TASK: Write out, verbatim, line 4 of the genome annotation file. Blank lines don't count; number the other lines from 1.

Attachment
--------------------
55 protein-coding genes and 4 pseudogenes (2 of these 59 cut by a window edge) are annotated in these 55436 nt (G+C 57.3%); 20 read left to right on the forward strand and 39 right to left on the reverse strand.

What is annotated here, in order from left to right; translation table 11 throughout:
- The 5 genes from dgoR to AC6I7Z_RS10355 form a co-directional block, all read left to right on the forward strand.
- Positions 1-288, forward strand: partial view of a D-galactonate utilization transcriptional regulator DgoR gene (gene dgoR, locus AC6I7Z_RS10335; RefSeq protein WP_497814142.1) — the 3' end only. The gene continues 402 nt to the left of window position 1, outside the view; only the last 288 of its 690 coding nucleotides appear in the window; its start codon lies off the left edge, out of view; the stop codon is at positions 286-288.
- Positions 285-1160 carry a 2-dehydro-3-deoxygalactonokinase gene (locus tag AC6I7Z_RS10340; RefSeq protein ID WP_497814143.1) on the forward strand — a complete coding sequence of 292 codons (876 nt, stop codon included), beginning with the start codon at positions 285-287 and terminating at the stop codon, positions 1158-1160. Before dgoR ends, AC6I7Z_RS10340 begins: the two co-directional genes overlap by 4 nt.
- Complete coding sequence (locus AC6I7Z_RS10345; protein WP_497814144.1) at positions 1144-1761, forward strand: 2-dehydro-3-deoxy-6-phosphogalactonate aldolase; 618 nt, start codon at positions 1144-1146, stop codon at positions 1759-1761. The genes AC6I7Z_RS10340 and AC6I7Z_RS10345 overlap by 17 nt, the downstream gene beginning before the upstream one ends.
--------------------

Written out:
- Positions 1-288, forward strand: partial view of a D-galactonate utilization transcriptional regulator DgoR gene (gene dgoR, locus AC6I7Z_RS10335; RefSeq protein WP_497814142.1) — the 3' end only. The gene continues 402 nt to the left of window position 1, outside the view; only the last 288 of its 690 coding nucleotides appear in the window; its start codon lies off the left edge, out of view; the stop codon is at positions 286-288.